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Senior Agenda airs live every Thursday morning at 10 am. Podcasts are also available.

Wednesday, February 7, 2018

Understanding Congestive Heart Failure

February is American Heart Month!  Make a difference in your community by helping raise awareness about heart disease and encourage people to live heart healthy lives.  

Congestive Heart Failure (CHF) affects nearly 6 million Americans and is the leading cauise of hospitalization in people 65 and older.  

What is Heart Failure?  

Heart failure does not mean that your heart has stopped or is about to stop working.  It means that your heart can't pump enough blood (oxygen and nutrients) to meet your body's needs.  The chambers of the heart may respond by stretching to hold more blood or by becoming stiff and thickened, but eventually the heart muscle walls weaken.  As a result, the kidneys respond by causing the body to retain fluid (water) and salt.  When fluid builds up in the arms, legs, ankles, feet, lungs or other organs, the body becomes congested, and congestive heart failure (CHF) is the term used to describe the condition.  

Signs and symptoms of heart failure are: 
Shortness of breath or trouble braething
Fatigue (tiredness) 
Swelling in the ankles, feet, legs, abdomen, and veins in the neck 

According to the National Heart, Lung and Blood Institute, when symptoms start, you may feel tired and short of breath after a routine physical effort, like climbing stairs.  As your heart grows weaker, symptoms get worse.  You may begin to feel tired and short of breath after getting dressed or walking across the room.  Some people have shortness of breath while lying flat.  Fluid buildup from heart failure also causes weight gain, frequent urination, and a cough that's worse at night and when you're lying down.  The cough may be a sign of acute pulmonary edema, a condition in which too much fluid builds up in your lungs which requires emergency treatment.  

Common causes of CHF include:  

Coronary Artery Disease 
High Blood Pressure 
Thyroid Disease 
Heart Valve Disease 
Kidney Disease 
Congenital Heart Defects 

Fortunately, heart failure can be treated.  Seeing your doctor regularly, taking your medication as prescribed and following a heart healthy diet and exercise program can help you successfully manage heart failure.  

Monday, January 29, 2018

Aging In Full Bloom - The Best Part of Caregiving

Here is our most recent podcast...The Best Part of Being a Caregiver.  Let us know what you think.  

Sunday, November 5, 2017

Five Ways Gratitude Can Improve Your Life

by Lisa Stockdale 

"We can complain because rose bushes have thorns, or rejoice because thorns have roses." 
-Alphonse Karr, A Tour Round My Garden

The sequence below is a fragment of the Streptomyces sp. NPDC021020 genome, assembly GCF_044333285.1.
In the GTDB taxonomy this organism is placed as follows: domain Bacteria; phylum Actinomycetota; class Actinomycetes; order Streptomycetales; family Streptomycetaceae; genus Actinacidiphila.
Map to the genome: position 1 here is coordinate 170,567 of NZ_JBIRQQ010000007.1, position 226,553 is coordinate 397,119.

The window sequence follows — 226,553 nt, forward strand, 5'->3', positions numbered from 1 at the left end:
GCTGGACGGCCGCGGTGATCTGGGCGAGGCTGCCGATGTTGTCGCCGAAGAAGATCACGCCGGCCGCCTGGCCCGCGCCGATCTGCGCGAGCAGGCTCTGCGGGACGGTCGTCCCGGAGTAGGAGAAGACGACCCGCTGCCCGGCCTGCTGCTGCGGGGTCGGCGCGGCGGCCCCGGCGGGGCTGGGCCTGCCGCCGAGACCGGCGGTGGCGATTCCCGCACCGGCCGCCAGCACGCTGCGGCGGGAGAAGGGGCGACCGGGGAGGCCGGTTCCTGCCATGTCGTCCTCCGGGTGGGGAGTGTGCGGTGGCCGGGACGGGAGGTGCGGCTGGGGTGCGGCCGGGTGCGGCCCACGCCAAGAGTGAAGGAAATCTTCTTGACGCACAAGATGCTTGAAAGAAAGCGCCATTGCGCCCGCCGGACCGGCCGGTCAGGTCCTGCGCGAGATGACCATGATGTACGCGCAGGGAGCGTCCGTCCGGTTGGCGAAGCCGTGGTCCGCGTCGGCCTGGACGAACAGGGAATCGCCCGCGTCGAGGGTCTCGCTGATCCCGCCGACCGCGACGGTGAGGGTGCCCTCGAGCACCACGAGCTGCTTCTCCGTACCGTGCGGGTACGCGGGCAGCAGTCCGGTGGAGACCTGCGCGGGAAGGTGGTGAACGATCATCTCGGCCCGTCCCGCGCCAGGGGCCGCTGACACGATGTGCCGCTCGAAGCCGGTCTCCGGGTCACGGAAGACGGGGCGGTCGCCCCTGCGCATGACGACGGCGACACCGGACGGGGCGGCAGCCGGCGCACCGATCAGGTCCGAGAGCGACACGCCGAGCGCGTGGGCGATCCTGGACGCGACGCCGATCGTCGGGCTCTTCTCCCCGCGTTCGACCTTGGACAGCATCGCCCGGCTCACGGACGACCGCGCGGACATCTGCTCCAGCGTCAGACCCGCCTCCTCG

The holidays are upon us and we kick them off with Thanksgiving which began as a day of giving thanks for the blessing of the harvest and of the preceding year.   

Did you know that practicing an “attitude of gratitude” daily has the ability to improve your overall quality of life? 

It’s true!  Researchers from Harvard Medical School to the Mayo Clinic and beyond all agree that practicing gratitude will significantly increase your well-being – including improved physical, mental and emotional health. 

Here are five ways gratitude can positively impact your life, according to the research: 

1.     Improved Sleep
A 2009 study in the Journal of Psychosomatic Research found that grateful people (those who express gratitude) sleep longer and better than those who do not practice gratitude.  Simply writing down a list of a few things to be grateful for before bedtime has been shown to improve quality of sleep, according to a 2011 study published in Applied Psychology: Health and Well-Being

2.      Improved Physical Health
Grateful people report fewer aches and pains, exercise more regularly and attend regular medical check-ups more often than ungrateful people, according to a 2012 study published in Personality and Individual Differences.  Amit Sood, M.D. from the Mayo Clinic reports that practicing gratitude boosts immunity and decreases the risk of disease. 

3.     Increased Empathy and Decreased Aggression
“Gratitude motivates people to express sensitivity and concern for others,” researchers wrote in a 2012 paper in Social Psychology and Personality Science.  Gratitude was attributed to an increase in empathy and a decrease in aggression.  A 2012 study by the University of Kentucky demonstrated that people who  ranked higher on gratitude scales were less likely to retaliate against others. 

4.     Increased Happiness and Decreased Depression
Robert A. Emmons, Ph.D., a leading gratitude researcher, has concluded that gratitude reduces an array of toxic emotions like envy, resentment and frustration which works to improve overall psychological health.  For example, grateful people are less likely to become resentful of others and more likely to show appreciation for other people’s accomplishments.  A 2014 study published in the Journal of Applied Sport Psychology linked gratitude to improved self-esteem. 

5.      Increased Resilience
Numerous studies, including a 2006 study in Behaviour Research and Therapy, found that Vietnam War veterans with high levels of gratitude were less likely to be impacted by post-traumatic stress disorder.  Generally speaking, research has demonstrated that gratitude reduces stress and improves one’s ability to overcome trauma. 

Saturday, September 9, 2017

Patient Advocacy

The Important Role of the Patient Advocate
by Lisa Stockdale

The health care system continues to grow more complex and difficult to navigate. As complexity swells, consumers are increasingly reaching out to private, independent patient advocates to get the help they need.  Patient advocates offer a wide array of services ranging from accompanying clients to their doctors’ appointments, being present during a hospital stay, providing information to help make decisions about treatment options, reviewing and negotiating medical bills – and everything in between.

Who Can Be a Patient Advocate?
A family member, a close friend or relative, or even a trusted co-worker can act as a patient advocate.   If you find yourself in need of someone with a working knowledge of the healthcare system or perhaps more of a clinical background, it might make sense to look at professional advocacy services.  Consider the following local (central Ohio) providers: